4. The appellant is said to have admitted to the sub inspector of police that be was the driver of the autorikshaw. The sub inspector in his deposition has said that the appellant told him like that when he went to the spot for seizing the contraband oil. The lower court relied on that part of the testimony of the sub inspector (P. W. 4) for concluding that the appellant was the driver of the vehicle. Learned Public Prosecutor argued that the said statement made to sub inspector is only an admission and the same could be used as evidence in this case since investigation bad not been commenced during the time when the statement was made by the appellant. If the said statement was made during investigation, is cannot be used for any purpose in view of the embargo contained till Sec. 162 of the Code of Criminal Procedure. So the question to be considered is whether the step taken by the sub inspector in proceeding to the spot was part of investigation in the case.

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5. Sec. 2(h) of the Cr. P. C. defines “investigation” as including “all i the proceedings under this Code for the collection of evidence conducted by a police officer”. S. 137 of the Code says that, if, from information received “or otherwise” an officer in charge of a police station has reason to suspect the commission of an offence which he is empowered to investigate; he shall forthwith send a report of ‘he same to the Magistrate concerned and proceed in person to the spot to investigate the facts and circumstances of the case. If he does not send a report to the Magistrate, that does not mean that his proceeding to the spot is not for investigation. In order to bring such proceedings within the ambit of investigation it is not necessary that a formal registration of the case should have been made before proceeding to the spot. It is enough that he has some information to afford him reason even to suspect the commission of a cognizable offence. Any step taken by him pursuant to such information, towards, detection etc., of the said offence, would be part of investigation under the Code. In Maha Singh v. State (Delhi Administration) ((1976) 5. C. C. 644) the Supreme Court considered a case in which a police officer arranged a raid after recording a complaint, but before sending it for registration of the case. It was held in that case that “the moment the inspector had recorded the complaint with a view to take action to track the offender, whose name was not even known at that stage, and proceeded to achieve the object, visited the locality, questioned the accused, searched his person, seized the note and other documents, turns the entire process into an investigation under the Code.” Subba Rao, J. (as he then was) has observed in State of U. P. v. Bhagwant Kiskore (MANU/SC/0066/1963 : AIR. 1964 S. C. 221): “Though ordinarily investigation is undertaken on information received by a police officer, the receipt of information is not a condition precedent for investigation”. It was held by a single Judge of the Gujarat High Court (Shelat, J.) in Kantilal v. State (MANU/GJ/0065/1970 : AIR 1970 Guj 218) that the police officer in charge of a police station is empowered to investigate any information received from which he has reason to suspect the commission of an offence which he is empowered to investigate. It has been observed by the learned Judge that “it makes no difference whether that information was reduced to writing or not at that particular stage”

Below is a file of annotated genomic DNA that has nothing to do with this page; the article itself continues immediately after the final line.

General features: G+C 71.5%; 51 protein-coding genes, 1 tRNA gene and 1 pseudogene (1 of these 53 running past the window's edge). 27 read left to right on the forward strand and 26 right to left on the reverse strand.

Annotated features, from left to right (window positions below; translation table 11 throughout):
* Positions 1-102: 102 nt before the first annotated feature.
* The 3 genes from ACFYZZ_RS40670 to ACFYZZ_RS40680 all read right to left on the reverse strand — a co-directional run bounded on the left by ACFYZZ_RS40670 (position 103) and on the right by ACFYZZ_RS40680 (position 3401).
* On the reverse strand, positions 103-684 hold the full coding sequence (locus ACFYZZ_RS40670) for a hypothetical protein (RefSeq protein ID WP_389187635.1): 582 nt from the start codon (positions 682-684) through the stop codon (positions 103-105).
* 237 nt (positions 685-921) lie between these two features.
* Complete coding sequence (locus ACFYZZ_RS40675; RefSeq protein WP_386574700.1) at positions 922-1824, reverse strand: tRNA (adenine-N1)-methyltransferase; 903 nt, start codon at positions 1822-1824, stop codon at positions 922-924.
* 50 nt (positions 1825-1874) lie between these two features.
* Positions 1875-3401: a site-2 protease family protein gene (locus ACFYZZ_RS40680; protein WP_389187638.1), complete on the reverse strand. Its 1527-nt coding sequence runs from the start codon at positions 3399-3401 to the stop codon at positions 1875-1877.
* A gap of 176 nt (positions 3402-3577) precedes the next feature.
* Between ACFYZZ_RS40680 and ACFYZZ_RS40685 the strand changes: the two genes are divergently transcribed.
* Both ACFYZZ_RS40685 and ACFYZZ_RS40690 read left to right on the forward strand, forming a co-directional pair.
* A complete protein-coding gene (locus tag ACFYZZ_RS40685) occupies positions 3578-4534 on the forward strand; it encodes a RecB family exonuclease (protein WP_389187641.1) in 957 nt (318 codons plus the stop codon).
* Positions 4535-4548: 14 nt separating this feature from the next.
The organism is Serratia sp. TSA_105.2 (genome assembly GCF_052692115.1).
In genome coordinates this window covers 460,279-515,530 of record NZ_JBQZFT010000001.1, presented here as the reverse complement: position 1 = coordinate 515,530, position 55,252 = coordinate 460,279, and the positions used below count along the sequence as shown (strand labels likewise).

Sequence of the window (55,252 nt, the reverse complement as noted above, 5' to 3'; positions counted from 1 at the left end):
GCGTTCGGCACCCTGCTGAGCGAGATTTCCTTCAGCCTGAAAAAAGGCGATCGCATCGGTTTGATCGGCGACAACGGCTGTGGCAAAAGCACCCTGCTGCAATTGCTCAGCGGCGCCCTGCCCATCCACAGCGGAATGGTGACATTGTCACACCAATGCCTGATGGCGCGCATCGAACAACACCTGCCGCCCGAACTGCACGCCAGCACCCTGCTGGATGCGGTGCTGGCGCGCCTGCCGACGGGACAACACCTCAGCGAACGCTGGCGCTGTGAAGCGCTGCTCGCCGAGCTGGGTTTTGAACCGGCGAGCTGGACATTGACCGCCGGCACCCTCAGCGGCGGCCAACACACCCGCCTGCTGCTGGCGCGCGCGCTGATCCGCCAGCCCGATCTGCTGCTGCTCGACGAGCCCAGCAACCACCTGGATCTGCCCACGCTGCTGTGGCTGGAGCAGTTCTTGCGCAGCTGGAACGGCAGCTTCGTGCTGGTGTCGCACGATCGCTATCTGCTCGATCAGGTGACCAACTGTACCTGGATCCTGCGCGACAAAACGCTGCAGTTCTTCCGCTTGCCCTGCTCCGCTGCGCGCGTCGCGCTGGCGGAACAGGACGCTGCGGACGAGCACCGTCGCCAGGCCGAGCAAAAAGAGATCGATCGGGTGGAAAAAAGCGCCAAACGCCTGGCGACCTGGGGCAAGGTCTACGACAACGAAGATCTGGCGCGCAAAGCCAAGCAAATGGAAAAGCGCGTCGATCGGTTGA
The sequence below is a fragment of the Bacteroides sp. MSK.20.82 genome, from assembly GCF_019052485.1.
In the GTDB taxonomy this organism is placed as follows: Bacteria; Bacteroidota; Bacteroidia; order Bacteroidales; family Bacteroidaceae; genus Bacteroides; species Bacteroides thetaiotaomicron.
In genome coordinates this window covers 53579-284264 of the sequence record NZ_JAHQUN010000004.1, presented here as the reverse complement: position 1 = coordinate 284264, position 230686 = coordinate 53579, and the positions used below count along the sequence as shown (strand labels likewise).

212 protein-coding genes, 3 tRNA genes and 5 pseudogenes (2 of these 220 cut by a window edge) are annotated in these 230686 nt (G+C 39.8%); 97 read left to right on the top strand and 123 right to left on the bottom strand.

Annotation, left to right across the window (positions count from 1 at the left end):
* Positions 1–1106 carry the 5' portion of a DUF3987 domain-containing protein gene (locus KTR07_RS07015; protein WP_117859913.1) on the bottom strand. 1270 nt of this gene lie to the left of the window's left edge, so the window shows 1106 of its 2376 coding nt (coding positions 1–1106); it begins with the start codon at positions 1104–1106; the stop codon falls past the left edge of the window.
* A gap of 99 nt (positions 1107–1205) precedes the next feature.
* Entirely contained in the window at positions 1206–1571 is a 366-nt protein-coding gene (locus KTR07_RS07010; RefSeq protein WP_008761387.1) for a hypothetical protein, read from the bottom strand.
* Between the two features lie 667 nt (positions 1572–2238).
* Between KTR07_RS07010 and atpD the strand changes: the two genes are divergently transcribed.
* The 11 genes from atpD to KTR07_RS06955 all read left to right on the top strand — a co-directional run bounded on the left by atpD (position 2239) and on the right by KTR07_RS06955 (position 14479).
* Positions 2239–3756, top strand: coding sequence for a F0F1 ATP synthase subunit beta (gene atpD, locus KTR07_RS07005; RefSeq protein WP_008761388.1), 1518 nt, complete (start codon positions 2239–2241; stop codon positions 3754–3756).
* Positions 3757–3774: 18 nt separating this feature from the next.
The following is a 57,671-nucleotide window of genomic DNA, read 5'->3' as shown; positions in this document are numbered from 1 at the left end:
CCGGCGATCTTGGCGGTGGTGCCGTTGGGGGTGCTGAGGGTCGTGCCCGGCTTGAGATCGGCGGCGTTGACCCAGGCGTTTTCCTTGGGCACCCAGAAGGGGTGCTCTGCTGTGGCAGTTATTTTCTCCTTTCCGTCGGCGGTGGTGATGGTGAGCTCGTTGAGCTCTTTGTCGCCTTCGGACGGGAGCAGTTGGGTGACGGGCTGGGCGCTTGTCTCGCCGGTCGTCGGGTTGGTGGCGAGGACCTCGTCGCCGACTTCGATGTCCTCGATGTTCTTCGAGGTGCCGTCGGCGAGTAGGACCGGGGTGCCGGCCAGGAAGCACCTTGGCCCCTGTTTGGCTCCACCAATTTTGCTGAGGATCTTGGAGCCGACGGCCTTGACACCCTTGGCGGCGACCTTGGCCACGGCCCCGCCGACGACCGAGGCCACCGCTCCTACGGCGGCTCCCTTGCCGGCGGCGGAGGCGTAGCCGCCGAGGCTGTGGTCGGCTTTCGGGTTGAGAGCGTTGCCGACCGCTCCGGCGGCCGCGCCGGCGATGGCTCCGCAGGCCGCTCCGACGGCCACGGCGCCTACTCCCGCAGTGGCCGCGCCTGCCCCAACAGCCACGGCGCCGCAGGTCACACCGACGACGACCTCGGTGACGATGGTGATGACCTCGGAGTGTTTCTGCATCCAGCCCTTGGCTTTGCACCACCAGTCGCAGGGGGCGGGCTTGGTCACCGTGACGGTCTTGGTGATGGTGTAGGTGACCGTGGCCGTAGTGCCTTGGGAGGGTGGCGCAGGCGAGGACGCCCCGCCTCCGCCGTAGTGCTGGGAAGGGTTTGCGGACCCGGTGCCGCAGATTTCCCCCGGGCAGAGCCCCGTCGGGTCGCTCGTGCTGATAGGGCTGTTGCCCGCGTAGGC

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6. I, therefore, conclude that the statement allegedly made by the appellant to the sub inspector of police was during investigation of the case.

7. The embargo contained in Sec. 162 has a wide sweep that no statement made by any person to a police officer in the course of investigation shall be used for any purpose except for the limited purpose mentioned therein. The limited purpose envisaged in the section has no application to the facts of this case. Hence the alleged statement of the appellant to the sub inspector is excluded form legal consideration in this case. When those two items are barred from consideration, there is no evidence in this case for proving that the appellant was the driver of the autorikshaw. In the light of the said finding, it is unnecessary to consider the other question, whether the driver of the vehicle can be credited with possession of the contrabands kept the vehicle in a case where the prosecution itself admits that the articles belong to another accused who was present in the same vehicle at the time of seizure.

In the result. I allow this appeal and set aside the conviction and sentence passed on the appellant. He is acquitted of the charge and is directed to be set at liberty. Fine, if collected, shall be refunded to him. His bail bond will stand cancelled.